The Gumsberg VMS property is located within the Bergslagen mining district, between the past-producing Falun and Saxberget mines, and the active Garpenberg (Boliden) and Zinkgruvan (Lundin) mines.
The 18,300-hectare land package, with five exploration licenses, was mined from the 13th century through to the 1900s, with an astounding 30 historic mines on the property including Östra Silvberg — the largest silver mine in Sweden from 1250 to 1590.
Last summer, Norden Crown began surface exploration at Gumsberg, where the objective is to enhance existing drill targets through mapping, sampling and airborne geophysics.
Fredriksson Gruvan target
Fredriksson Gruvan is one of four prospects at Gumsberg and is the latest to reach the drill-testing stage.
Based on historical drilling data and 3D modeling, the company has identified a series of targets, to be the focus of drilling.
Exploration on the property carried out during the 1970s included surface trenching, sampling and nine diamond drill holes, which identified precious metals-enriched base metal mineralization.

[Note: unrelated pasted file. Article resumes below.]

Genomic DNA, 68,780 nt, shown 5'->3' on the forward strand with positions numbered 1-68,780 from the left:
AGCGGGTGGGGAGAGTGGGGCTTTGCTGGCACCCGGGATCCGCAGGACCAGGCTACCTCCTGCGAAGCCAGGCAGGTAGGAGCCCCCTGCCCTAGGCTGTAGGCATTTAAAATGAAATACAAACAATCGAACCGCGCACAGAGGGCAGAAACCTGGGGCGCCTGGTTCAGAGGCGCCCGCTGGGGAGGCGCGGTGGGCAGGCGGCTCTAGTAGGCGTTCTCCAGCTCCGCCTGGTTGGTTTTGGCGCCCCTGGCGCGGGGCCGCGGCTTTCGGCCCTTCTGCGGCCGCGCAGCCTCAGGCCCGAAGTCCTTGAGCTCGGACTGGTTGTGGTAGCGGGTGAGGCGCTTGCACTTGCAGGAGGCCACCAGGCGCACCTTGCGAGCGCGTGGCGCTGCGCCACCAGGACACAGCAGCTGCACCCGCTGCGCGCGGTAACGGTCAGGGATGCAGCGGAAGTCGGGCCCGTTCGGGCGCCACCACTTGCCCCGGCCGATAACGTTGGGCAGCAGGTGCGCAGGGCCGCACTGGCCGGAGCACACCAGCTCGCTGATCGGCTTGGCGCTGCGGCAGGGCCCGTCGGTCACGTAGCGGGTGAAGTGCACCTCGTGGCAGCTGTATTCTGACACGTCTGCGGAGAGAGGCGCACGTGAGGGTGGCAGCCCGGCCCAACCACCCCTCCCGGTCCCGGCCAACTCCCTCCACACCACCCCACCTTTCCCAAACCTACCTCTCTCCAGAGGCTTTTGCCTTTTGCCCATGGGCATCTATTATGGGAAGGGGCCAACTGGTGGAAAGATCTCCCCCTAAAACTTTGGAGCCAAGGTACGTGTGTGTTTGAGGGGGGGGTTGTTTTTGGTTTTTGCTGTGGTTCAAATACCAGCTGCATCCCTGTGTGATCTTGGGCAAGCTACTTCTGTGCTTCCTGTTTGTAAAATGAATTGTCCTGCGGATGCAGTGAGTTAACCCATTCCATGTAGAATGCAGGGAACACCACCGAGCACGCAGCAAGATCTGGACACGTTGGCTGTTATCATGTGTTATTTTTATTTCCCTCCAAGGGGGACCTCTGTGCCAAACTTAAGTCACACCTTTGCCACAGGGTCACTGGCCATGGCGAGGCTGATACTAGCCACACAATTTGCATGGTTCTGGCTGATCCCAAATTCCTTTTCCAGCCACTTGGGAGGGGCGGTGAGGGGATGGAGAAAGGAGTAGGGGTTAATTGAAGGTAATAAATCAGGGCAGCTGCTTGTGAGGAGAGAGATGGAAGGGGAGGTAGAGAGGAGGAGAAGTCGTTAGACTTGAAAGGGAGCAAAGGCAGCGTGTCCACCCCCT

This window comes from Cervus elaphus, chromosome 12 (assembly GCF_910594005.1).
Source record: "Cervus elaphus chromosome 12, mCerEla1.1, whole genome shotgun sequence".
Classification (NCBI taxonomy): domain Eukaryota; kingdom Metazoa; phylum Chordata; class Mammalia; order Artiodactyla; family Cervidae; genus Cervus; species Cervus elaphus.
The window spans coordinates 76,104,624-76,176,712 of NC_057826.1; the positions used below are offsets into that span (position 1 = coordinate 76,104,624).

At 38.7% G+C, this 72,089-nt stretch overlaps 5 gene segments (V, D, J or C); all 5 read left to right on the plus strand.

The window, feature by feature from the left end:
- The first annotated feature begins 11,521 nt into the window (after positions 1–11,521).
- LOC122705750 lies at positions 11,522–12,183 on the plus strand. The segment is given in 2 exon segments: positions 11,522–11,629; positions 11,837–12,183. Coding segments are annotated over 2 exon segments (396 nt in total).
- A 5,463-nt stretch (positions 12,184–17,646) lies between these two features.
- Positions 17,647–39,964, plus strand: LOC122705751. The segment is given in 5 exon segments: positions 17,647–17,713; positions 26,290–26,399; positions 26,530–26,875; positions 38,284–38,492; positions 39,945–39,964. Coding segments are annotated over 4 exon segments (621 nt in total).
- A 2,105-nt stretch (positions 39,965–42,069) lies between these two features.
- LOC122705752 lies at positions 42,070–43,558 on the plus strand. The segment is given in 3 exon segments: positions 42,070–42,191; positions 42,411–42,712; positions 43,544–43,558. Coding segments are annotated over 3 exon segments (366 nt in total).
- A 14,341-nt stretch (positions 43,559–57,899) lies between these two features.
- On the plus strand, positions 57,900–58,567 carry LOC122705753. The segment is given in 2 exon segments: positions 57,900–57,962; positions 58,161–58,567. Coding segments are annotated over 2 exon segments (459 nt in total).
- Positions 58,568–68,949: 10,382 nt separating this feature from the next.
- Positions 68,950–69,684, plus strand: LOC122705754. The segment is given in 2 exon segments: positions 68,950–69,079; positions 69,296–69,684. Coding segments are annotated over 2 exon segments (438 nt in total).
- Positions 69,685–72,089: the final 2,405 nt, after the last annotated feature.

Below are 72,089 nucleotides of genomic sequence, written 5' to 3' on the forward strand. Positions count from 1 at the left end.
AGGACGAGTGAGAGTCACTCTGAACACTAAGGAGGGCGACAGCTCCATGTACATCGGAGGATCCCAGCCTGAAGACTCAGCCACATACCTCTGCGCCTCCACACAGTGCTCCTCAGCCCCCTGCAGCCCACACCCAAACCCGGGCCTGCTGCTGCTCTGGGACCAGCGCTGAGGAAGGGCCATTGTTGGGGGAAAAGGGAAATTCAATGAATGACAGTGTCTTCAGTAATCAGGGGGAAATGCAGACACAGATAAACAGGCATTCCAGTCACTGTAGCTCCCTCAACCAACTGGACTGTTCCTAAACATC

Test mining conducted by AB Statsgruvor, a state-owned mining company and the project’s previous owner, in 1978 produced 21,500 tonnes grading 53 g/t Ag, 5.13% Zn and 1.7% Pb from an open pit. An additional 11 holes were drilled in 1979 to test the down-plunge extent of mineralization.
After a short pause, mining resumed in 1980-81 with the installation of an underground tram, 45,000 tonnes grading 49 g/t Ag, 5.77% Zn and 1.84% Pb from underground workings, to a depth of 91m.
Norden Crown acquired the Fredriksson Gruvan prospect as part of a larger staking acquisition in March 2017. This licence, referred to as “Gumsberg West”, forms the western half of the Gumsberg project.
Drilling has penetrated to 300 meters below surface, though most of the holes are concentrated between surface and a 100-meter depth. Past drilling has defined significant silver-zinc-lead mineralization over an area measuring 300 meters (east-west), 200 meters (north-south) and 300 meters vertically.